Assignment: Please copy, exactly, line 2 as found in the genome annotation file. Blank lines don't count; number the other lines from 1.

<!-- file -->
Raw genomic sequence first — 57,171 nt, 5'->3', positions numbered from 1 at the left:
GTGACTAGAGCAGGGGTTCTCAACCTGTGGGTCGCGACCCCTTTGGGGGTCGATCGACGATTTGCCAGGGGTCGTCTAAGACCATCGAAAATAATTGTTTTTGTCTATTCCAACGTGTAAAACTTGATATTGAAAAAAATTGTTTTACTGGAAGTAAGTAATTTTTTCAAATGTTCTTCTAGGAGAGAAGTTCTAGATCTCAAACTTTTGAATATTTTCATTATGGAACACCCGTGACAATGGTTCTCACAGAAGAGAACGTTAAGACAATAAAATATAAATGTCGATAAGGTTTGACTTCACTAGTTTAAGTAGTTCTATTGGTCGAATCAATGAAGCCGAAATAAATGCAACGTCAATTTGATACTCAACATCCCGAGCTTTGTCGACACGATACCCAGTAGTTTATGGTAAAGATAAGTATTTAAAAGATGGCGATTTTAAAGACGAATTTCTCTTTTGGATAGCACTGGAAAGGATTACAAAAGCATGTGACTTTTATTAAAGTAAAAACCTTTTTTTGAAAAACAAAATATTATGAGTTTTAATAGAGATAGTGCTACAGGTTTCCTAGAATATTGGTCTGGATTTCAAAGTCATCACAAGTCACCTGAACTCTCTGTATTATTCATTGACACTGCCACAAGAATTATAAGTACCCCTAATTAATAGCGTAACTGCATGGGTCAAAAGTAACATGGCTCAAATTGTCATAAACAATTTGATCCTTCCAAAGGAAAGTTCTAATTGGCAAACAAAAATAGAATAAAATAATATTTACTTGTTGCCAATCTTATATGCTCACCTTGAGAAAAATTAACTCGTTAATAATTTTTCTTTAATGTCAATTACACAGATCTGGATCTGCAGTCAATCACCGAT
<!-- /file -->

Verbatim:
GTGACTAGAGCAGGGGTTCTCAACCTGTGGGTCGCGACCCCTTTGGGGGTCGATCGACGATTTGCCAGGGGTCGTCTAAGACCATCGAAAATAATTGTTTTTGTCTATTCCAACGTGTAAAACTTGATATTGAAAAAAATTGTTTTACTGGAAGTAAGTAATTTTTTCAAATGTTCTTCTAGGAGAGAAGTTCTAGATCTCAAACTTTTGAATATTTTCATTATGGAACACCCGTGACAATGGTTCTCACAGAAGAGAACGTTAAGACAATAAAATATAAATGTCGATAAGGTTTGACTTCACTAGTTTAAGTAGTTCTATTGGTCGAATCAATGAAGCCGAAATAAATGCAACGTCAATTTGATACTCAACATCCCGAGCTTTGTCGACACGATACCCAGTAGTTTATGGTAAAGATAAGTATTTAAAAGATGGCGATTTTAAAGACGAATTTCTCTTTTGGATAGCACTGGAAAGGATTACAAAAGCATGTGACTTTTATTAAAGTAAAAACCTTTTTTTGAAAAACAAAATATTATGAGTTTTAATAGAGATAGTGCTACAGGTTTCCTAGAATATTGGTCTGGATTTCAAAGTCATCACAAGTCACCTGAACTCTCTGTATTATTCATTGACACTGCCACAAGAATTATAAGTACCCCTAATTAATAGCGTAACTGCATGGGTCAAAAGTAACATGGCTCAAATTGTCATAAACAATTTGATCCTTCCAAAGGAAAGTTCTAATTGGCAAACAAAAATAGAATAAAATAATATTTACTTGTTGCCAATCTTATATGCTCACCTTGAGAAAAATTAACTCGTTAATAATTTTTCTTTAATGTCAATTACACAGATCTGGATCTGCAGTCAATCACCGAT